Nearly 28 years ago, 14 women lost their lives in a mass shooting at Montreal’s École Polytechnique, a tragedy widely known as the Montreal Massacre. In just 20 minutes there were 28 casualties. The massacre marks the deadliest shooting in Canada’s history to date. The National Day of Remembrance and Action on Violence Against Women is observed on December 6th.
When Marc Lepine committed this murder-suicide, he claimed to be “fighting feminism,” more specifically, women’s ambitions in the field of engineering. This hate-crime has been a pivotal point behind organizing many women’s groups and the feminist movement in Canada as a whole.
There are those who insinuate that feminists have appropriated the Montreal Massacre as an excuse to promote a leftist agenda. Upon examining the facts, one can comprehend that Lepine’s motives were specifically to harm women. His inability to tolerate and respect women directly led to his hatred and violent resolve. Feminism, a movement for gender equality, was his target.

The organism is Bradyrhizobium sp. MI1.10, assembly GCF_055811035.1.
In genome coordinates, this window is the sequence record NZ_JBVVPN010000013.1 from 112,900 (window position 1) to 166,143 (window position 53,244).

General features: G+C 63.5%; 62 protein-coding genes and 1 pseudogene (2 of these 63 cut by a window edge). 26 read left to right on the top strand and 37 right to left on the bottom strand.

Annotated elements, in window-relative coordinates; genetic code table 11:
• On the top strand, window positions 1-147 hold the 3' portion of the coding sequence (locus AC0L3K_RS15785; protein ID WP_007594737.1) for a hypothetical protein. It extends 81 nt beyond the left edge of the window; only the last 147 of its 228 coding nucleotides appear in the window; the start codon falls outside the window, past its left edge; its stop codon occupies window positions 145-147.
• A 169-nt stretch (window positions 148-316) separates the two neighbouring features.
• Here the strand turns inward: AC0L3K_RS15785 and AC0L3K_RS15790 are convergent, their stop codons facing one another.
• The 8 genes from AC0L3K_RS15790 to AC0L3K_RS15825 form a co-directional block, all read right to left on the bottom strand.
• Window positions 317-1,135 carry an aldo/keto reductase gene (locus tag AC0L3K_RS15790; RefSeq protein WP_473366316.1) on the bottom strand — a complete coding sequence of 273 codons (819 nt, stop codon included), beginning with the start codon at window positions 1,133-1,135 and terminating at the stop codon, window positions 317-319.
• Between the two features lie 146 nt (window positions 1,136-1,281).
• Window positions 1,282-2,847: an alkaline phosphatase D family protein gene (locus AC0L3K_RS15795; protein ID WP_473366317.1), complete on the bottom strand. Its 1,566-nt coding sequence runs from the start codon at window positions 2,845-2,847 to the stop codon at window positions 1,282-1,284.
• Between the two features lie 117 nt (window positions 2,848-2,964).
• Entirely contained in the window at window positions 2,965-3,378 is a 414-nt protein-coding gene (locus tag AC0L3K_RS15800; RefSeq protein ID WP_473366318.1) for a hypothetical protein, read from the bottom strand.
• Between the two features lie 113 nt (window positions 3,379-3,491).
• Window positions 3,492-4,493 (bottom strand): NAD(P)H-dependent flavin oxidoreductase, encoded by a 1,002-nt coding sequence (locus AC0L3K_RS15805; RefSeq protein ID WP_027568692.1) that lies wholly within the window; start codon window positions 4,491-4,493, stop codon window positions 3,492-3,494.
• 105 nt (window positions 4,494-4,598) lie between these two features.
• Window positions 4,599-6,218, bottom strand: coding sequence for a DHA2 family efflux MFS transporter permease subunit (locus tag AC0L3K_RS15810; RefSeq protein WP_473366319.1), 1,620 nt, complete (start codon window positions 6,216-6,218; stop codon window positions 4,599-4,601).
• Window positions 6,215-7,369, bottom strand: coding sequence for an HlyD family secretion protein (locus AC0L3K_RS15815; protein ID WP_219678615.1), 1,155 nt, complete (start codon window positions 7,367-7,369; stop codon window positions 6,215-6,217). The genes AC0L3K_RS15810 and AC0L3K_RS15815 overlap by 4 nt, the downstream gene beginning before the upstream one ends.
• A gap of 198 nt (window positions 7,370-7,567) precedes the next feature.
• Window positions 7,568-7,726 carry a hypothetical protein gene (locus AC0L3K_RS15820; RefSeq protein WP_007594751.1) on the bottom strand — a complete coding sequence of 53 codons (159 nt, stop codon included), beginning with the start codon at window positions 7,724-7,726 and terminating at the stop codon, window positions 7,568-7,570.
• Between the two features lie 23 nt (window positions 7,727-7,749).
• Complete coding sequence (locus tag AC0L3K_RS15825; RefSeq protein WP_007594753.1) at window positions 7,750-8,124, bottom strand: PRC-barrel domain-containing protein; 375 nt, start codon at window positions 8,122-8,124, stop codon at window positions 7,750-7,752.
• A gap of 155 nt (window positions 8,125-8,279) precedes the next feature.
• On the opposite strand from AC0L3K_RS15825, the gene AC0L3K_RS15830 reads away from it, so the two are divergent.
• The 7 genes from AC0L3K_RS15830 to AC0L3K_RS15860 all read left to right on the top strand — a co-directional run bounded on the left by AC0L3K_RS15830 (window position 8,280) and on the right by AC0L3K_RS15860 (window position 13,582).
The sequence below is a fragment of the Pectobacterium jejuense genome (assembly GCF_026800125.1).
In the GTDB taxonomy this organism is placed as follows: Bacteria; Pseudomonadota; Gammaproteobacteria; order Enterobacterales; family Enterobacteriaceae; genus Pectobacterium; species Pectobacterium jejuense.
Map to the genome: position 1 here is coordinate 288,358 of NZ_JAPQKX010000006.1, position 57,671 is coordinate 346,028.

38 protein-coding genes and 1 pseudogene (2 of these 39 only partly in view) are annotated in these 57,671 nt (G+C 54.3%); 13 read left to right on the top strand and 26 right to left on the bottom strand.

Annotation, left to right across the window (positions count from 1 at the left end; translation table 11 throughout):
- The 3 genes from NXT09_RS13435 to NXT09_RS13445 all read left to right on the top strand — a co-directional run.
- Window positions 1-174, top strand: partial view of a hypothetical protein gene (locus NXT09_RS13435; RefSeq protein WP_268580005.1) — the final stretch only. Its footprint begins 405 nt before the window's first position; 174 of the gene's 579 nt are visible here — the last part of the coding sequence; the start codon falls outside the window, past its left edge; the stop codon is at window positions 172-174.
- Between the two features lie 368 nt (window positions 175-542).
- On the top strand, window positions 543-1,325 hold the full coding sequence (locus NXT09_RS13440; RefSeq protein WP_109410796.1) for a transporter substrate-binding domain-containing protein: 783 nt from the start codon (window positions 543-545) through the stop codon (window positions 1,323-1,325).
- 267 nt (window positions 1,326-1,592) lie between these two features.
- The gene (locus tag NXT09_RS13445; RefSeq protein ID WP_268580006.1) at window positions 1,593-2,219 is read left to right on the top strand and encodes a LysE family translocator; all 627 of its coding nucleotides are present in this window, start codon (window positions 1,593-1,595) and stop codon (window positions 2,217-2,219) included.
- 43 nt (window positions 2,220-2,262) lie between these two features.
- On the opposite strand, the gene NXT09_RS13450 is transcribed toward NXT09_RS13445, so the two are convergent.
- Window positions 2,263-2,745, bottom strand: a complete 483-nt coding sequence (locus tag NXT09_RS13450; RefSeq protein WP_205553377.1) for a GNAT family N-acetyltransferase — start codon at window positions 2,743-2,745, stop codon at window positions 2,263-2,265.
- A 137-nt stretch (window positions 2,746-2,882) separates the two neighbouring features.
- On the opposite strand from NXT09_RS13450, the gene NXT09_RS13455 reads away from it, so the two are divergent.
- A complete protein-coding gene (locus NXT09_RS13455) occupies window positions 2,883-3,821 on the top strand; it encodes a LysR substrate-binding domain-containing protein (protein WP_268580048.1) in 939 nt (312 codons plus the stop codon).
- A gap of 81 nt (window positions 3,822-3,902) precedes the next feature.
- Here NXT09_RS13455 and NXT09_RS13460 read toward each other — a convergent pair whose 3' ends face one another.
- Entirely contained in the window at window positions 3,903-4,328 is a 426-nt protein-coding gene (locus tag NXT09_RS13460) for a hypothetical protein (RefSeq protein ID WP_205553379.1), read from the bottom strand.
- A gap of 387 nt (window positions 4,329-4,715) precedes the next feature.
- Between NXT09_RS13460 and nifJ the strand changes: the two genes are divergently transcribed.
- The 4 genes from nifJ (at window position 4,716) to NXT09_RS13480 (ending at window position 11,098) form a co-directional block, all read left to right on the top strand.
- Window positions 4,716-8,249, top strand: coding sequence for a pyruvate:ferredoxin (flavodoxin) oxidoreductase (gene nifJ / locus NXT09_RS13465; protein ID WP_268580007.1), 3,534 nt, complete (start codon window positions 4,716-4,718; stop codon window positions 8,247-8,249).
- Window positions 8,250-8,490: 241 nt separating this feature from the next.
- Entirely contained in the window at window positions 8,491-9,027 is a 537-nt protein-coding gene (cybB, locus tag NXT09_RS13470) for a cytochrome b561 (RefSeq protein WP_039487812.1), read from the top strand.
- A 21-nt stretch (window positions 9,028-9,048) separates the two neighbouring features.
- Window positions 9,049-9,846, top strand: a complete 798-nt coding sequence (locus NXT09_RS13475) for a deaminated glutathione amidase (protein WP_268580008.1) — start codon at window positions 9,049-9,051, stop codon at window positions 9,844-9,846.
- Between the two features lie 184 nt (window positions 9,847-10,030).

Anti-feminism is continuing to manifest and show its face in public spaces. The massive social media backlash refuting women taking a stand to share their experiences as victims has brought to light that the fight for gender equality is not nearly over. Women face multiple barriers in their education and employment because of their gender. The point is for people to work together to remove these obstacles so that everyone can flourish according to their skills and talents. Advocacy for women’s rights is truly advocacy for human rights.
December 6th is not only a time to remember the deaths of innocent people but also a time to reflect on our current progress in the struggles of gender issues.